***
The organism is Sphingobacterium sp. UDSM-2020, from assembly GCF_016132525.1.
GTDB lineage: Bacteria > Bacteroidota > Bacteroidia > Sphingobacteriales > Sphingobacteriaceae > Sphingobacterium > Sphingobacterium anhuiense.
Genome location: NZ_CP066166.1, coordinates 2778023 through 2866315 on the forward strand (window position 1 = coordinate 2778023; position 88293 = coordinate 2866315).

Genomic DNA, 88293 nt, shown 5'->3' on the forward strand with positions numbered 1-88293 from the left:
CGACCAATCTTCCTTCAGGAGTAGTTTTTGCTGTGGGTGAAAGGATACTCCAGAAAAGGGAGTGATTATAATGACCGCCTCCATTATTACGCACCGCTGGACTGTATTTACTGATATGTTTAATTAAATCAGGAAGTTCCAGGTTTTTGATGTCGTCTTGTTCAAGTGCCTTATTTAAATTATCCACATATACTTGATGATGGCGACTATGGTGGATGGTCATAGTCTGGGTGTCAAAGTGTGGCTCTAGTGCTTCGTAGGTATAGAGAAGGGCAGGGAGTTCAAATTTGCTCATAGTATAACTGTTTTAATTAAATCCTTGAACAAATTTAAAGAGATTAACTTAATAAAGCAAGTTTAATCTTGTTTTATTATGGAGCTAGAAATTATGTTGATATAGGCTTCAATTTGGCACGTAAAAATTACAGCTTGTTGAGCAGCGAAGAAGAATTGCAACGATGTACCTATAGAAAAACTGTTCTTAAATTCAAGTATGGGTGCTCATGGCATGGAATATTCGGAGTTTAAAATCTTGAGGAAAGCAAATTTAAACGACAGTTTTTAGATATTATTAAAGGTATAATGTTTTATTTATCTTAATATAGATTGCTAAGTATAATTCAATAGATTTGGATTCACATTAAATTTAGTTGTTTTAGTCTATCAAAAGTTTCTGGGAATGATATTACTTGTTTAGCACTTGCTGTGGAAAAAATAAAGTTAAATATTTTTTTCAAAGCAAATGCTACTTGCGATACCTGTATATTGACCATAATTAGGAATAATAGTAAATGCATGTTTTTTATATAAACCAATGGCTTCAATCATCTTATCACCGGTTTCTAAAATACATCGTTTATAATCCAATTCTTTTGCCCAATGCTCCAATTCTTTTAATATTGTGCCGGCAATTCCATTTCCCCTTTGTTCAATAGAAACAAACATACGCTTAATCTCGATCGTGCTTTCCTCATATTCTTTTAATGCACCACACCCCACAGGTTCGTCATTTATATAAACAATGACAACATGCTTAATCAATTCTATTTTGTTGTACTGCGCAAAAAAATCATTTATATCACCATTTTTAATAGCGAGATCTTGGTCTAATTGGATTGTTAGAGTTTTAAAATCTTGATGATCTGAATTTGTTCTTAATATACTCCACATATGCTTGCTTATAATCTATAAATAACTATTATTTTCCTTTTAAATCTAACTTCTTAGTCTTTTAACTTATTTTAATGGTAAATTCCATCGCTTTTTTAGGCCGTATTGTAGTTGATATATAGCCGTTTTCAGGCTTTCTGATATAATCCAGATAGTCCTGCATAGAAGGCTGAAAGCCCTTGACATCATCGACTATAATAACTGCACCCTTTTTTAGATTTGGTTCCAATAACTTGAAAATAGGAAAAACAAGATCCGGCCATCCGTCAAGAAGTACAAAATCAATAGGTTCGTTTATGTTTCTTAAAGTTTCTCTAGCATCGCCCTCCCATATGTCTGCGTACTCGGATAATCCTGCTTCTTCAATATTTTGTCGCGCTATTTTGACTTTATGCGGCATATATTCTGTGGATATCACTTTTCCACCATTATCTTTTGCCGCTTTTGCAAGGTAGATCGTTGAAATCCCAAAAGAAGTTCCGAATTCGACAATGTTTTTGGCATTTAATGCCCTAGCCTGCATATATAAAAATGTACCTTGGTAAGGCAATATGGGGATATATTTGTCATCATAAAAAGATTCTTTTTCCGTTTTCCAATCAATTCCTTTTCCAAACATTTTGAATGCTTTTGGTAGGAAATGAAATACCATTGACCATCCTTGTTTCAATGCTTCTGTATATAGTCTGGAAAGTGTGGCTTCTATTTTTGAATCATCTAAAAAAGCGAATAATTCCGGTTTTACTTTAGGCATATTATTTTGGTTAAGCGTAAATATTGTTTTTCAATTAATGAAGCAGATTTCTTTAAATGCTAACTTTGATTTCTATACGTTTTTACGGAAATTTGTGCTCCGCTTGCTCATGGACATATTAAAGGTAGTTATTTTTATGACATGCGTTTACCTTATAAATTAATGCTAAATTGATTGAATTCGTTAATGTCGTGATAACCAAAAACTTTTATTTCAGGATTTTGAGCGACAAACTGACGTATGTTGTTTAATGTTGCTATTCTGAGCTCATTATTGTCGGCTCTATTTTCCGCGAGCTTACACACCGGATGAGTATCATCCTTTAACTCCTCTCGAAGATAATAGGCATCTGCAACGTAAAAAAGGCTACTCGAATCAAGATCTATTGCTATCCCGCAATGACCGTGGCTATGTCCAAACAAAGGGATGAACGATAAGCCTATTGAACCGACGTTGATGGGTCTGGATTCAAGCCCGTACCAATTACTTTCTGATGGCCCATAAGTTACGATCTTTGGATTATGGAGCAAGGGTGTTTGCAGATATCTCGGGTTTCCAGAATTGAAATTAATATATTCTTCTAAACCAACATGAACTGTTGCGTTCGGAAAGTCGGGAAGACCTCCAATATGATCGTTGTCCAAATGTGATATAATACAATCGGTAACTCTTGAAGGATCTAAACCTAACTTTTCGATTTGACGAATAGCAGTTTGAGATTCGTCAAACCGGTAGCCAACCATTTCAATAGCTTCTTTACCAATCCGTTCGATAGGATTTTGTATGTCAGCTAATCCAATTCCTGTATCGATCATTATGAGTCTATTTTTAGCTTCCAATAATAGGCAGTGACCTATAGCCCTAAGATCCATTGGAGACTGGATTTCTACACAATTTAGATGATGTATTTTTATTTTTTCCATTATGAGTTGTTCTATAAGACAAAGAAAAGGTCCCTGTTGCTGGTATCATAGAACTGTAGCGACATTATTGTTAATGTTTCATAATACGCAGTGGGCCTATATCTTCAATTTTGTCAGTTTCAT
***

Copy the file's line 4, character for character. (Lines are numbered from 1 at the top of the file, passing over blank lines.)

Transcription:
Genomic DNA, 88293 nt, shown 5'->3' on the forward strand with positions numbered 1-88293 from the left: